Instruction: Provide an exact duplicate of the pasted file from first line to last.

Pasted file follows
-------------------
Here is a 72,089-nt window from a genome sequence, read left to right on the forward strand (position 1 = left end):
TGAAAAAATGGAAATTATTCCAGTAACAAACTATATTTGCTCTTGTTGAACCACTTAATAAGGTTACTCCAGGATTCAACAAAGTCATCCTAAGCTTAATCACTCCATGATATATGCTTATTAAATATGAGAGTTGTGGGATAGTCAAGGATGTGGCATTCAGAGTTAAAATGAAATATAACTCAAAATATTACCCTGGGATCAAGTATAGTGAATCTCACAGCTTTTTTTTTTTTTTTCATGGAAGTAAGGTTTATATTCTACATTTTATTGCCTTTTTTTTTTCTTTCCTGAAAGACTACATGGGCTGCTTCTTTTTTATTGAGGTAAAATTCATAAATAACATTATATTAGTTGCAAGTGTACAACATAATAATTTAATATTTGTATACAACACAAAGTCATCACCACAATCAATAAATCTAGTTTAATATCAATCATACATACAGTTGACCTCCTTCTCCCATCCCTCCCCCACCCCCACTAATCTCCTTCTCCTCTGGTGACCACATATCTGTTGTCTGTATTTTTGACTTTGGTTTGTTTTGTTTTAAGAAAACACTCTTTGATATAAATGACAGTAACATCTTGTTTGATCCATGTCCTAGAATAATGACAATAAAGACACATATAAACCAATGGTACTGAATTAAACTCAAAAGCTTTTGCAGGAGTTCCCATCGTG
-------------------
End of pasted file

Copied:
Here is a 72,089-nt window from a genome sequence, read left to right on the forward strand (position 1 = left end):
TGAAAAAATGGAAATTATTCCAGTAACAAACTATATTTGCTCTTGTTGAACCACTTAATAAGGTTACTCCAGGATTCAACAAAGTCATCCTAAGCTTAATCACTCCATGATATATGCTTATTAAATATGAGAGTTGTGGGATAGTCAAGGATGTGGCATTCAGAGTTAAAATGAAATATAACTCAAAATATTACCCTGGGATCAAGTATAGTGAATCTCACAGCTTTTTTTTTTTTTTTCATGGAAGTAAGGTTTATATTCTACATTTTATTGCCTTTTTTTTTTCTTTCCTGAAAGACTACATGGGCTGCTTCTTTTTTATTGAGGTAAAATTCATAAATAACATTATATTAGTTGCAAGTGTACAACATAATAATTTAATATTTGTATACAACACAAAGTCATCACCACAATCAATAAATCTAGTTTAATATCAATCATACATACAGTTGACCTCCTTCTCCCATCCCTCCCCCACCCCCACTAATCTCCTTCTCCTCTGGTGACCACATATCTGTTGTCTGTATTTTTGACTTTGGTTTGTTTTGTTTTAAGAAAACACTCTTTGATATAAATGACAGTAACATCTTGTTTGATCCATGTCCTAGAATAATGACAATAAAGACACATATAAACCAATGGTACTGAATTAAACTCAAAAGCTTTTGCAGGAGTTCCCATCGTG